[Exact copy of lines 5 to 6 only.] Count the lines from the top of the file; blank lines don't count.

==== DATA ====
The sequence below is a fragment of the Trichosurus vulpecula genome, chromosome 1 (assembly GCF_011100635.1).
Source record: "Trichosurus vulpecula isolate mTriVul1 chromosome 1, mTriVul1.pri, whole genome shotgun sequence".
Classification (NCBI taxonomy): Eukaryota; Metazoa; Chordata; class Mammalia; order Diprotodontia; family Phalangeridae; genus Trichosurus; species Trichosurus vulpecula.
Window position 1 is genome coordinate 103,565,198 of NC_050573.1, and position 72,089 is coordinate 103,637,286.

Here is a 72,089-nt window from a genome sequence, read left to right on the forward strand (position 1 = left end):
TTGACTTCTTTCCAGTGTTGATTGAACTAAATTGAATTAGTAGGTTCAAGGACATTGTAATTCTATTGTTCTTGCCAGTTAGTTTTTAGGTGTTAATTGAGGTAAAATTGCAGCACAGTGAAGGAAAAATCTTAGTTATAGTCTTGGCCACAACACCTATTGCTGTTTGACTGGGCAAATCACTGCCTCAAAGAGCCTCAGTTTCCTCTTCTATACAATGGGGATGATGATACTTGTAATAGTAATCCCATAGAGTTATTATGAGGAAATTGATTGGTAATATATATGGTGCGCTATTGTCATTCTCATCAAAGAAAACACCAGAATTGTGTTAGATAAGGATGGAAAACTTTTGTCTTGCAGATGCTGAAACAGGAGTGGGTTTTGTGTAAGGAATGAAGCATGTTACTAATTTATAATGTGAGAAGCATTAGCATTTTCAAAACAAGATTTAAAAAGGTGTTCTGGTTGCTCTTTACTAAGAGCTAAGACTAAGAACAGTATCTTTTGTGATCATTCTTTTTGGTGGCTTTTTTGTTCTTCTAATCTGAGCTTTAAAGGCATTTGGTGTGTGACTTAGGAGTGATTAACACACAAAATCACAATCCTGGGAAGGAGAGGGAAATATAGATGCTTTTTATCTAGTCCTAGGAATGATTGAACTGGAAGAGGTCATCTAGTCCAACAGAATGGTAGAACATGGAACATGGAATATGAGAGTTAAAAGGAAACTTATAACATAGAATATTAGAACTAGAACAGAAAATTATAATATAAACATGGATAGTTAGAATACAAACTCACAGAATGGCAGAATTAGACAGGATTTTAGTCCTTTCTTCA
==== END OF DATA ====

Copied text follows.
Here is a 72,089-nt window from a genome sequence, read left to right on the forward strand (position 1 = left end):
TTGACTTCTTTCCAGTGTTGATTGAACTAAATTGAATTAGTAGGTTCAAGGACATTGTAATTCTATTGTTCTTGCCAGTTAGTTTTTAGGTGTTAATTGAGGTAAAATTGCAGCACAGTGAAGGAAAAATCTTAGTTATAGTCTTGGCCACAACACCTATTGCTGTTTGACTGGGCAAATCACTGCCTCAAAGAGCCTCAGTTTCCTCTTCTATACAATGGGGATGATGATACTTGTAATAGTAATCCCATAGAGTTATTATGAGGAAATTGATTGGTAATATATATGGTGCGCTATTGTCATTCTCATCAAAGAAAACACCAGAATTGTGTTAGATAAGGATGGAAAACTTTTGTCTTGCAGATGCTGAAACAGGAGTGGGTTTTGTGTAAGGAATGAAGCATGTTACTAATTTATAATGTGAGAAGCATTAGCATTTTCAAAACAAGATTTAAAAAGGTGTTCTGGTTGCTCTTTACTAAGAGCTAAGACTAAGAACAGTATCTTTTGTGATCATTCTTTTTGGTGGCTTTTTTGTTCTTCTAATCTGAGCTTTAAAGGCATTTGGTGTGTGACTTAGGAGTGATTAACACACAAAATCACAATCCTGGGAAGGAGAGGGAAATATAGATGCTTTTTATCTAGTCCTAGGAATGATTGAACTGGAAGAGGTCATCTAGTCCAACAGAATGGTAGAACATGGAACATGGAATATGAGAGTTAAAAGGAAACTTATAACATAGAATATTAGAACTAGAACAGAAAATTATAATATAAACATGGATAGTTAGAATACAAACTCACAGAATGGCAGAATTAGACAGGATTTTAGTCCTTTCTTCA